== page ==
Both of us must work in this collaboration. Because we are creatures of habit we must recognize the fact that if we continue to do what we’ve always done, we will likely get what we’ve always gotten. What we’ve always gotten is probably not what we wanted, but we didn’t know how to change the patterns in place. Just recognizing the patterns that bind us is not enough, it is the purposeful execution of a conscious ‘trial and error’ process that will help us make the kinds of changes that stick.  Hence, the willingness to try on some new behaviors is key.

You will have homework between our meetings. Sometimes the homework involves having a conversation with someone, sometimes it means keeping a journal of your mood, energy level, sleep, and appetites in conjunction with your daily calendar. Homework is individually structured and is rarely the same for any two people.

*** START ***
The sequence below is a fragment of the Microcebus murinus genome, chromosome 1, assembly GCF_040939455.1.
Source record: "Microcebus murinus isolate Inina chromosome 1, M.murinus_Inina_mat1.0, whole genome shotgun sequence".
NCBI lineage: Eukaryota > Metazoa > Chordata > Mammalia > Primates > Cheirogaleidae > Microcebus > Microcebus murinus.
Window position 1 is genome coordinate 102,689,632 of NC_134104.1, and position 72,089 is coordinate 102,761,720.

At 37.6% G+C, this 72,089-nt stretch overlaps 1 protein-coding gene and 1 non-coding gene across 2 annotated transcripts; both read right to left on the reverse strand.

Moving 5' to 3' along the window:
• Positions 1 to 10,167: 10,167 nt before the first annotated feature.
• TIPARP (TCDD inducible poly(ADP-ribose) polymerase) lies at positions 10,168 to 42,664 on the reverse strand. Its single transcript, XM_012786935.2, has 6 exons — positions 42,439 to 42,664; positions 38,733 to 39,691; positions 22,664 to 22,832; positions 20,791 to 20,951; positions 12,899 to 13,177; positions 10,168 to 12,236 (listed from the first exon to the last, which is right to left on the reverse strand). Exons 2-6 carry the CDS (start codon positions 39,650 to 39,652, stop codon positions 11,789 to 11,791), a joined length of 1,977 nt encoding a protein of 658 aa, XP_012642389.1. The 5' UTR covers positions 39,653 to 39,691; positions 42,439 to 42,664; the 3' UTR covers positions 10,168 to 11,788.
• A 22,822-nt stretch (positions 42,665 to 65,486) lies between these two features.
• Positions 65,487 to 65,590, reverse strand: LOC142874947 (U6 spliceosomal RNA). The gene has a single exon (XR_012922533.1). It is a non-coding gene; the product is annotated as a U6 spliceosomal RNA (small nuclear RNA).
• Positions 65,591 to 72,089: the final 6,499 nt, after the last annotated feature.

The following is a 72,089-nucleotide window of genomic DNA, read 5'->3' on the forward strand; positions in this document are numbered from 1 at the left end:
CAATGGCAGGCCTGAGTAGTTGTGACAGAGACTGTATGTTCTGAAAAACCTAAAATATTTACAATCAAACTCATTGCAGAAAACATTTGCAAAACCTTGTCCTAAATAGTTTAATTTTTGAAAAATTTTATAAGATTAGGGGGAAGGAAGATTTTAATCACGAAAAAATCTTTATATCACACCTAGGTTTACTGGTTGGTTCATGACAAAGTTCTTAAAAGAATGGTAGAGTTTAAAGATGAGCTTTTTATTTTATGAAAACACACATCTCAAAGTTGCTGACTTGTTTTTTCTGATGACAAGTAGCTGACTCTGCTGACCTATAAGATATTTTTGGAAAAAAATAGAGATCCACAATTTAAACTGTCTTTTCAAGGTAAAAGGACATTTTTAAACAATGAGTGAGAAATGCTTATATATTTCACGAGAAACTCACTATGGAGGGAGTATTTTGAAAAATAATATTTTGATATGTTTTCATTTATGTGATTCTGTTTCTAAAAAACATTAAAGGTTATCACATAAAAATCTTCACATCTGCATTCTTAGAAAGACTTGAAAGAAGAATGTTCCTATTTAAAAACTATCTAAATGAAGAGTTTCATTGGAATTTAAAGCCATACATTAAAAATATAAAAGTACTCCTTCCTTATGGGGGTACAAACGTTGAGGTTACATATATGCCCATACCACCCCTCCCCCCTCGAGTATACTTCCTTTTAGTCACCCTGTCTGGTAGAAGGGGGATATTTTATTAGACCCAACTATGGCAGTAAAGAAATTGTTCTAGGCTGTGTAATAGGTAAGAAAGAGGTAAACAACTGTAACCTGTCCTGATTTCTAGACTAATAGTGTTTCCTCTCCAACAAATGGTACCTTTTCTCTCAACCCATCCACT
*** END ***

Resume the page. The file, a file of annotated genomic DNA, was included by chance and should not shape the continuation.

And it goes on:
To create a vibrant and effective team we will have to collaborate effectively. You will be required to teach me about those things that are important to you, about your strengths and weaknesses so that together we can devise a plan. That plan will identify the situations we want to improve upon, the goals we want to achieve, and the skill sets that will make it possible. Sometimes the work is hard and requires courage to carry on, sometimes it is fun. Even when the work is difficult, we will strive to bring humor into it to keep things in balance.
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Cognitive-Behavioral Psychotherapy